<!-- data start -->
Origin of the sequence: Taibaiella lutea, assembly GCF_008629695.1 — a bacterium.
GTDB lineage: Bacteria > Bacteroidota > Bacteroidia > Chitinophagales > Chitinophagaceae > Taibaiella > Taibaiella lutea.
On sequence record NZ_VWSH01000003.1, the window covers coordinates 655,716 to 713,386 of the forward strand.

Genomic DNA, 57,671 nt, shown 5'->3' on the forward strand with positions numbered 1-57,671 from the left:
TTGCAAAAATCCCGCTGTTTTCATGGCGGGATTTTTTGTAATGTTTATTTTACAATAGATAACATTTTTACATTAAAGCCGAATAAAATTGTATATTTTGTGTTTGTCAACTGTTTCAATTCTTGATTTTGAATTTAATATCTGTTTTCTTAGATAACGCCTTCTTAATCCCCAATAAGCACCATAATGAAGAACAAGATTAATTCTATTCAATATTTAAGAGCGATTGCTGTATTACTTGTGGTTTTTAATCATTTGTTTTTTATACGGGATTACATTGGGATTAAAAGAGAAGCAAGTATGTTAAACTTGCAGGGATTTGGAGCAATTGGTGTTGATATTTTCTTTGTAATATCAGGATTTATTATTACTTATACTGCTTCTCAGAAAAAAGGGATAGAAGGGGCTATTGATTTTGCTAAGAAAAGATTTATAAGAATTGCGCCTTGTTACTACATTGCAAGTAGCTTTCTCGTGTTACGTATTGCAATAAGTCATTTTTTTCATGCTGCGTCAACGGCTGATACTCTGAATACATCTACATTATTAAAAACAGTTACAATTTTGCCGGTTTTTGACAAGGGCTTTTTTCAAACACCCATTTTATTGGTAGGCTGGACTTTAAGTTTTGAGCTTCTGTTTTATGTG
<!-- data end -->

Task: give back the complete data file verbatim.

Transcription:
Origin of the sequence: Taibaiella lutea, assembly GCF_008629695.1 — a bacterium.
GTDB lineage: Bacteria > Bacteroidota > Bacteroidia > Chitinophagales > Chitinophagaceae > Taibaiella > Taibaiella lutea.
On sequence record NZ_VWSH01000003.1, the window covers coordinates 655,716 to 713,386 of the forward strand.

Genomic DNA, 57,671 nt, shown 5'->3' on the forward strand with positions numbered 1-57,671 from the left:
TTGCAAAAATCCCGCTGTTTTCATGGCGGGATTTTTTGTAATGTTTATTTTACAATAGATAACATTTTTACATTAAAGCCGAATAAAATTGTATATTTTGTGTTTGTCAACTGTTTCAATTCTTGATTTTGAATTTAATATCTGTTTTCTTAGATAACGCCTTCTTAATCCCCAATAAGCACCATAATGAAGAACAAGATTAATTCTATTCAATATTTAAGAGCGATTGCTGTATTACTTGTGGTTTTTAATCATTTGTTTTTTATACGGGATTACATTGGGATTAAAAGAGAAGCAAGTATGTTAAACTTGCAGGGATTTGGAGCAATTGGTGTTGATATTTTCTTTGTAATATCAGGATTTATTATTACTTATACTGCTTCTCAGAAAAAAGGGATAGAAGGGGCTATTGATTTTGCTAAGAAAAGATTTATAAGAATTGCGCCTTGTTACTACATTGCAAGTAGCTTTCTCGTGTTACGTATTGCAATAAGTCATTTTTTTCATGCTGCGTCAACGGCTGATACTCTGAATACATCTACATTATTAAAAACAGTTACAATTTTGCCGGTTTTTGACAAGGGCTTTTTTCAAACACCCATTTTATTGGTAGGCTGGACTTTAAGTTTTGAGCTTCTGTTTTATGTG